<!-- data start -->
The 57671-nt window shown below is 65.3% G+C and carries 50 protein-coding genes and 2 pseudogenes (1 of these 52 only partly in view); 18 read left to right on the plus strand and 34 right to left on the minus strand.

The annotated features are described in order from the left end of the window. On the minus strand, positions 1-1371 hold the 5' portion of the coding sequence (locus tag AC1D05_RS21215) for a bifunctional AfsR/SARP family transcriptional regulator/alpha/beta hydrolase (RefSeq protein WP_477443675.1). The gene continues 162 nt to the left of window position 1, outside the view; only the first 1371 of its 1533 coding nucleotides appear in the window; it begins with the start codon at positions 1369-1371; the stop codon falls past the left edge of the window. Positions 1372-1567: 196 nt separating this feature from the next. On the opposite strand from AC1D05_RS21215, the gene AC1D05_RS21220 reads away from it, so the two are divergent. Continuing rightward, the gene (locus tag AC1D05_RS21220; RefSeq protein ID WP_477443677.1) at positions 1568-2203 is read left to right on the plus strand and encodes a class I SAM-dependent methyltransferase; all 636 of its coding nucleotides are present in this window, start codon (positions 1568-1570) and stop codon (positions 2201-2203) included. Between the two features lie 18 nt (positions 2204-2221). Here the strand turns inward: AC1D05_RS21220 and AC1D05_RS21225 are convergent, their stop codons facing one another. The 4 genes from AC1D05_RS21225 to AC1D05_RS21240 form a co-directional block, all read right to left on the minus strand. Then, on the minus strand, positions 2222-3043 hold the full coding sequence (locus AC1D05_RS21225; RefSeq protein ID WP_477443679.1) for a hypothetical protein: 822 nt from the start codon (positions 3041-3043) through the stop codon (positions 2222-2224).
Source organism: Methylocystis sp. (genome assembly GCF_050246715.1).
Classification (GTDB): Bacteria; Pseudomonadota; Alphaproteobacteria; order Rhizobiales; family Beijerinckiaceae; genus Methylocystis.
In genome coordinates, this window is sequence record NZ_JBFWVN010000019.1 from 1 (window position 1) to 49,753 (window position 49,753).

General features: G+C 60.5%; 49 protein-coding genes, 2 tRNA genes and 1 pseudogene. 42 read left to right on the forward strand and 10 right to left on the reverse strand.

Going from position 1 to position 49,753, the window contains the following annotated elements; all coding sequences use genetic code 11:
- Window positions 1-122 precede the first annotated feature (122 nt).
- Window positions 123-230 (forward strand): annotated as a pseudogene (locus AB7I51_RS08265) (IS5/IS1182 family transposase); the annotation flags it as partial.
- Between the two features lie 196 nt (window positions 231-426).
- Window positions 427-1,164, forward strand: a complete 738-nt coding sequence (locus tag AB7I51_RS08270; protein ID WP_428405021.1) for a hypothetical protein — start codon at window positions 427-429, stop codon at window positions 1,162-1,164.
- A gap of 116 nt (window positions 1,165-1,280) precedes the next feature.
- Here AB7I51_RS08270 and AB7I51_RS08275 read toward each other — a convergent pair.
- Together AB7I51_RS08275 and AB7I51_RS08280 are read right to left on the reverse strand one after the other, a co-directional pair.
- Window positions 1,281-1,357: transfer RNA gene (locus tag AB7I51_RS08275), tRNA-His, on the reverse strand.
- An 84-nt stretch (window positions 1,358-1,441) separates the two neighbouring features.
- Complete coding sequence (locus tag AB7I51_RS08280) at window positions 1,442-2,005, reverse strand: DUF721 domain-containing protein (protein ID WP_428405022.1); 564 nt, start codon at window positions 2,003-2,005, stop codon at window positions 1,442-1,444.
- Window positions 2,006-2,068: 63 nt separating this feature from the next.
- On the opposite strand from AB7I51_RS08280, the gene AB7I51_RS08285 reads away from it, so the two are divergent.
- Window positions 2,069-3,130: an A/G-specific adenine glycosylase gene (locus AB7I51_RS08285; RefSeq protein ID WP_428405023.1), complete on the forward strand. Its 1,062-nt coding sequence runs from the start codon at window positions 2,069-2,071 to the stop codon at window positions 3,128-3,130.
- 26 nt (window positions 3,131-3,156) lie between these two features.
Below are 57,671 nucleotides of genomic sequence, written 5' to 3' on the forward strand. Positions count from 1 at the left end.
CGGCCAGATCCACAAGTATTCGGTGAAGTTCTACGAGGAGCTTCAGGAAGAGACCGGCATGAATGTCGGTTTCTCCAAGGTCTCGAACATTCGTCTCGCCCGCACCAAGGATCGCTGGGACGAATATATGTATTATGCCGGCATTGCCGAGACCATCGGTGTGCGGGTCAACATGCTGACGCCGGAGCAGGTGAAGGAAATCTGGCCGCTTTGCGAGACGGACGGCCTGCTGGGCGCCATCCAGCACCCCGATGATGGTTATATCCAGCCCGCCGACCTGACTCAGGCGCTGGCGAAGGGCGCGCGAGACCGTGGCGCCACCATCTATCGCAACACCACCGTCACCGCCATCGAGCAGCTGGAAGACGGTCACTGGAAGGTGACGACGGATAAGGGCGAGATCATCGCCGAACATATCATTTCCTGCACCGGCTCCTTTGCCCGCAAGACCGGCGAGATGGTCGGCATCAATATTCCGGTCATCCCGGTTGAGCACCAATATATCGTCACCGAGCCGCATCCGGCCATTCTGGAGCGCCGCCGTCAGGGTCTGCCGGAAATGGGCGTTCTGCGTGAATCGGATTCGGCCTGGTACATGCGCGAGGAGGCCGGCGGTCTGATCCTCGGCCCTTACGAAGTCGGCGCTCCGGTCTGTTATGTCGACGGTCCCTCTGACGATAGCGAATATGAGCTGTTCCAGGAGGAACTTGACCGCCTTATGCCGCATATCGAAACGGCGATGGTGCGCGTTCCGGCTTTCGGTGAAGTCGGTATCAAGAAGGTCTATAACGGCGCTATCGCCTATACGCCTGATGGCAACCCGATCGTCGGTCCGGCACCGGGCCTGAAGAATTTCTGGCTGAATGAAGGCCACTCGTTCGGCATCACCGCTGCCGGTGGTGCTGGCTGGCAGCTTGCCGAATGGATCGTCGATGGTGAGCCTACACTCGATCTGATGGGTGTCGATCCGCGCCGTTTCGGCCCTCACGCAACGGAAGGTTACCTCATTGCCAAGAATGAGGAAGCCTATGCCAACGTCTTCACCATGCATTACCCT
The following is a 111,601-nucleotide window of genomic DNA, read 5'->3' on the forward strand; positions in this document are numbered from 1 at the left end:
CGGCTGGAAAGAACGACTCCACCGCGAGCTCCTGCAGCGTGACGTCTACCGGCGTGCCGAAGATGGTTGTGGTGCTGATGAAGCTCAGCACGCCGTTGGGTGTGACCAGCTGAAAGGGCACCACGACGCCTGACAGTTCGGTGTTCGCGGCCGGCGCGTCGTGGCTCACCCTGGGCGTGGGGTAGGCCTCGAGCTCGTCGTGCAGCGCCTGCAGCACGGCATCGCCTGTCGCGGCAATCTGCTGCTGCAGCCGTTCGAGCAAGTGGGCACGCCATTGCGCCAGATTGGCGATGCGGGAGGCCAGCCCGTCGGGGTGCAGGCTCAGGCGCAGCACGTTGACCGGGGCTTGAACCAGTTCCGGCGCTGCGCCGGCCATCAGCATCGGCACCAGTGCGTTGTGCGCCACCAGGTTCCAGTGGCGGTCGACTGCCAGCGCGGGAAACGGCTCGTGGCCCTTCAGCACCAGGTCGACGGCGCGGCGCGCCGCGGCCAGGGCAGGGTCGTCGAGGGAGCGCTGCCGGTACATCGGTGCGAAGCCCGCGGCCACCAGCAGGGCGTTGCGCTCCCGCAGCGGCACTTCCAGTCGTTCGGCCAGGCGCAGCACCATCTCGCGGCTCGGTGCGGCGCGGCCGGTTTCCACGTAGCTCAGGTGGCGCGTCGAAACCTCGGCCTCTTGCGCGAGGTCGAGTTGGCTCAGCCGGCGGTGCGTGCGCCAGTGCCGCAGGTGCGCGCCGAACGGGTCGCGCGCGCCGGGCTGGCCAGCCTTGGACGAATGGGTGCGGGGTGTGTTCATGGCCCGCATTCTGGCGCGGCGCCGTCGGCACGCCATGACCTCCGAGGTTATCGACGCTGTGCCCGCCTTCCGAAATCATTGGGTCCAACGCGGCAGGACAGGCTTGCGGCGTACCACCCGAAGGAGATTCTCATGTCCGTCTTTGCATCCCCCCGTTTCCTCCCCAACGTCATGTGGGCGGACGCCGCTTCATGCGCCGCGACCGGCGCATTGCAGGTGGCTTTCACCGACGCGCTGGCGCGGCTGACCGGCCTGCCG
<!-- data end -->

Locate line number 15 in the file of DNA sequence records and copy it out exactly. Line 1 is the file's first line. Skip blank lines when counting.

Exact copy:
- Window positions 1,281-1,357: transfer RNA gene (locus tag AB7I51_RS08275), tRNA-His, on the reverse strand.